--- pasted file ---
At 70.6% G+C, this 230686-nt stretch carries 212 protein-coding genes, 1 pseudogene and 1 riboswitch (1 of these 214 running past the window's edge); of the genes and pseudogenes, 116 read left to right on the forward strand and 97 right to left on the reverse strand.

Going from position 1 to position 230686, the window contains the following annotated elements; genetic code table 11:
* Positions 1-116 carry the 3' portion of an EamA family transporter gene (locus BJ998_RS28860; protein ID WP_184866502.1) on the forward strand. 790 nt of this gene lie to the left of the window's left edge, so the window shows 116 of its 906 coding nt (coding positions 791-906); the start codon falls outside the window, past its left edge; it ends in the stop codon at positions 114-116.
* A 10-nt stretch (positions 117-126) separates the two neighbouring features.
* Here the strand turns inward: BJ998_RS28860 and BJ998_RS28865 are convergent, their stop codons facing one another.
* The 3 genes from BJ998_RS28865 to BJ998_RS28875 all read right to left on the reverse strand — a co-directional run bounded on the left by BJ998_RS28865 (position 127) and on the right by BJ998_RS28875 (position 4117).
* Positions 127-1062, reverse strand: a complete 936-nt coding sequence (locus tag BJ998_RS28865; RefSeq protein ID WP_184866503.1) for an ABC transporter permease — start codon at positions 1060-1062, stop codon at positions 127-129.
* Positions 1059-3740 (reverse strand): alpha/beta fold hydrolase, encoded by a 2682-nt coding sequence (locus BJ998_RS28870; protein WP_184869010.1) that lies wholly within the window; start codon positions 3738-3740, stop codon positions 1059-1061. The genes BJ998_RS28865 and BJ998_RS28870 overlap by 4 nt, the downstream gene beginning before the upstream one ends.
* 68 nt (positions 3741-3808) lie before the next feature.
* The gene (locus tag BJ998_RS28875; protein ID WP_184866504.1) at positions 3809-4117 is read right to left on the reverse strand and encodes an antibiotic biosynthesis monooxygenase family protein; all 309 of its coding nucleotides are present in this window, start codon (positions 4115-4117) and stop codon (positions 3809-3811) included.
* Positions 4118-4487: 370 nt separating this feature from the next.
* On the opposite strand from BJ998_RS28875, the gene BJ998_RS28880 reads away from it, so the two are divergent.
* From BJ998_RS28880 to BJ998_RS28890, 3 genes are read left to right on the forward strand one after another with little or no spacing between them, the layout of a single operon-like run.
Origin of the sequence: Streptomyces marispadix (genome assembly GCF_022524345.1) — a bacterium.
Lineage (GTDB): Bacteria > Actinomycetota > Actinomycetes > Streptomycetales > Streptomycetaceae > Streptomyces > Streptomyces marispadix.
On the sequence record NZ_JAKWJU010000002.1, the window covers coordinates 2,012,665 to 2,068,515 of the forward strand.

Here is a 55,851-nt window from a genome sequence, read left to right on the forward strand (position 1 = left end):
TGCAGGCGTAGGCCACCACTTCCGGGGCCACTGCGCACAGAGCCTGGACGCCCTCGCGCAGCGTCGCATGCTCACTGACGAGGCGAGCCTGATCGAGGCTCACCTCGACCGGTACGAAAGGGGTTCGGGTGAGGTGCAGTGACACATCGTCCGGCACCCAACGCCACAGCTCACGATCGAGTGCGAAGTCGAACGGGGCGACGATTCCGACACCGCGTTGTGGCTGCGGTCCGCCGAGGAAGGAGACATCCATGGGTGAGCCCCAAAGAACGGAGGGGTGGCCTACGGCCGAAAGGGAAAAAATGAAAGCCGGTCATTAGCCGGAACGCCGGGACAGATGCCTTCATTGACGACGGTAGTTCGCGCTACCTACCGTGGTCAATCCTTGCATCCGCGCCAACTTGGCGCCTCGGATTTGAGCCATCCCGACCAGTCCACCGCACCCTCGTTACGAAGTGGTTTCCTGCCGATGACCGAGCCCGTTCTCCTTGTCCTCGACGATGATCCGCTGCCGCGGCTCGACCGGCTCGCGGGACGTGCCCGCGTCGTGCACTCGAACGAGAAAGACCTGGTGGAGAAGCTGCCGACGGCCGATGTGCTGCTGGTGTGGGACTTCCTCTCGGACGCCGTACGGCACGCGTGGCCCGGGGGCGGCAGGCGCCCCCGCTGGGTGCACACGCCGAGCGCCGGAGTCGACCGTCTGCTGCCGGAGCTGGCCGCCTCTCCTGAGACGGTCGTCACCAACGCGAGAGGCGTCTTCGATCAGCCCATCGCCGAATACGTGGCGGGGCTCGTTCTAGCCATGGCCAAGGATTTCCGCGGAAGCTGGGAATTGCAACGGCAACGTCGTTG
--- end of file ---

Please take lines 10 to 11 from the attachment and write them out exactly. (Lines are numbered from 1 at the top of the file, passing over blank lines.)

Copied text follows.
* The gene (locus tag BJ998_RS28875; protein ID WP_184866504.1) at positions 3809-4117 is read right to left on the reverse strand and encodes an antibiotic biosynthesis monooxygenase family protein; all 309 of its coding nucleotides are present in this window, start codon (positions 4115-4117) and stop codon (positions 3809-3811) included.
* Positions 4118-4487: 370 nt separating this feature from the next.